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It’s been a splendid run for the market — so emphatically great that in just the first three months of the year, the S&P 500 index climbed to record highs on 22 separate days.

Most people who have looked at their stock portfolios this year have had the pleasant experience of seeing increases in their holdings, and countless news reports and analyses from financial gurus have talked optimistically about the market’s powerful upward momentum.

But what most reports and commentary haven’t pointed out is that because inflation has also climbed sharply over the last few years, the value of stock prices has eroded, along with nearly everything else in the economy. When you factor in inflation, the stock market did not actually reach new heights.

That’s finally changing, with the market’s gains outpacing the ravages of inflation sufficiently to push real stock valuations close to a new peak, according to calculations by Robert J. Shiller, a Yale professor and Nobel laureate in economics. In a phone conversation, he said, “On a monthly, inflation-adjusted basis, it does appear that the S&P 500 now is right around a record high.”

Shiller can’t be more precise for another month or two because the consumer price index is calculated retrospectively, while stock prices are virtually instantaneous. On his Yale website he posts monthly inflation-adjusted stock, bond and earnings data. The last inflation-adjusted peak for the S&P 500 was in November 2021.

We’re certainly close to that inflation-adjusted peak — or may have already reached it — and that’s a big deal. It means that the market is, at last, starting to make real records, pulling stock returns ahead of the eroding effects of inflation.

It’s also a sobering reminder: Despite all the good news in the stock market over the last year or so, once you factor in inflation it really hasn’t gone anywhere since late 2021. Money illusion — the common human failure to pierce the veil imposed by inflation — has obscured that reality.

What’s more, the rally in the stock market isn’t entirely a good thing for truly long-term investors. Recent gains come after a long, periodically interrupted trend of rising stock prices, which have outstripped increases in corporate earnings. This reminds Shiller of the rallies of the 1920s and the dot-com boom, which both ended badly. When prices get too far ahead of earnings, there will eventually be a reckoning — and, he says, there’s a good chance that U.S. stock market returns will be lower over the next decade than the last one.

That makes it imperative for long-term investors to diversify their holdings. He takes the same investing approach recommended in this column: using cheap index funds to hold the entire stock and bond markets, and hanging in for decades.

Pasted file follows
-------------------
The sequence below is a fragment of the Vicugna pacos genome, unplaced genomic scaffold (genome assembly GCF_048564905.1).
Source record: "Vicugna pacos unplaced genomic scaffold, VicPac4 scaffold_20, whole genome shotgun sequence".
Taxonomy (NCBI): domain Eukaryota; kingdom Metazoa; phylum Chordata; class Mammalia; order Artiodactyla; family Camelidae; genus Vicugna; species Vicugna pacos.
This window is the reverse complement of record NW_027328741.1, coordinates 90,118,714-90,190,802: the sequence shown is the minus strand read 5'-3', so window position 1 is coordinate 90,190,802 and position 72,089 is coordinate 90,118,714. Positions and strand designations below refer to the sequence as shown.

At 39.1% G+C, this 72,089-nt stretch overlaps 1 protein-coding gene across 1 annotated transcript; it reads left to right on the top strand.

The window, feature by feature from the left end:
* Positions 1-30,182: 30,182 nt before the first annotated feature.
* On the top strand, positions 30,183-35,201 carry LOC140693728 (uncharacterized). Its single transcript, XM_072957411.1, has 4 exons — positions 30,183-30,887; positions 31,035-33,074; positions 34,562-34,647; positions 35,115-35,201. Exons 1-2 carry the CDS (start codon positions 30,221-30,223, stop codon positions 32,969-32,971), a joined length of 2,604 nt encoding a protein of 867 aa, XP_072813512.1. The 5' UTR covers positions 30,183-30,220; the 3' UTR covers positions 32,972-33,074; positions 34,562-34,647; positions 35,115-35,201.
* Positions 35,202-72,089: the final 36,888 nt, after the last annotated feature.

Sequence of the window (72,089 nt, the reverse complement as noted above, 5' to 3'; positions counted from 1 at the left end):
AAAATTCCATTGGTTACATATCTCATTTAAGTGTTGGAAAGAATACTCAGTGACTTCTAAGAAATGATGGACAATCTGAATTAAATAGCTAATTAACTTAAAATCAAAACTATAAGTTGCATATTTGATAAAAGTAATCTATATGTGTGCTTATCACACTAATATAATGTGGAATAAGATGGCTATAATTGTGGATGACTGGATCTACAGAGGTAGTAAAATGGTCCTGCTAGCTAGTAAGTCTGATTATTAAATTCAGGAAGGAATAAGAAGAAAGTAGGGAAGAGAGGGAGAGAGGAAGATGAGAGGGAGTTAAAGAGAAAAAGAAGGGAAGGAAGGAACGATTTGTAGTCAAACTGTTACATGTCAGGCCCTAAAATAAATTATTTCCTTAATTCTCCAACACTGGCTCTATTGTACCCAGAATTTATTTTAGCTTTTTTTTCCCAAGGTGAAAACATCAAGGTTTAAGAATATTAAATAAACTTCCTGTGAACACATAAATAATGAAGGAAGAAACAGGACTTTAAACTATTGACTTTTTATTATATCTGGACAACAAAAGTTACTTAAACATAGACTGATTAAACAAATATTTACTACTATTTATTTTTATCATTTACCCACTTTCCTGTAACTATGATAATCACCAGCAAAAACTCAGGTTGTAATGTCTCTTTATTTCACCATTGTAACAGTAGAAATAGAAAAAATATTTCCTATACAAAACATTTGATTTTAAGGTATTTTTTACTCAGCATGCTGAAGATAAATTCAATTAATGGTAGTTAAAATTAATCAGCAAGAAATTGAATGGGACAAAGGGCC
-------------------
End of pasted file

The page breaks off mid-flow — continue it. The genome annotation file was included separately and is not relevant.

Some Good News

Inflation aside, the start of the year has been brilliant for stock investors. Most quarterly portfolio updates will reflect recent gains.

Tech stocks like Nvidia, the chip designer, have been shooting straight into the stratosphere, fueled by enthusiasm for artificial intelligence. But the rally in the stock market has also been broad-based, with the run-of-the-mill mutual fund and exchange-traded stock fund posting strong returns for the first quarter.

For bond funds, it was a different story. Interest rates rose as it became clear that the economy was strong, inflation was persistent and the Federal Reserve would not cut rates until later this year, if then. Bond prices and interest rates move in opposite directions, and mutual fund and ETF bond returns are a combination of yields (interest rates) and price changes. In the first quarter, most bond funds eked out gains, but barely.

Here are some representative, average results from Morningstar, the independent financial services company, for stock and bond funds, including dividends, through March 31:

  • U.S. stocks, 8.7% for the quarter and 24.1% over 12 months.
  • International stocks, 4.3% for the quarter and 11.8% over 12 months.
  • Taxable bonds: 0.7% for the quarter and 5.6% over 12 months.
  • Municipal bonds, 0.4% for the quarter and 3.9% over 12 months.

Among domestic funds specializing in sectors of the stock market, technology funds were a standout, with an average return of 13.6% for the quarter and 42.6% over 12 months.

Remarkable Gains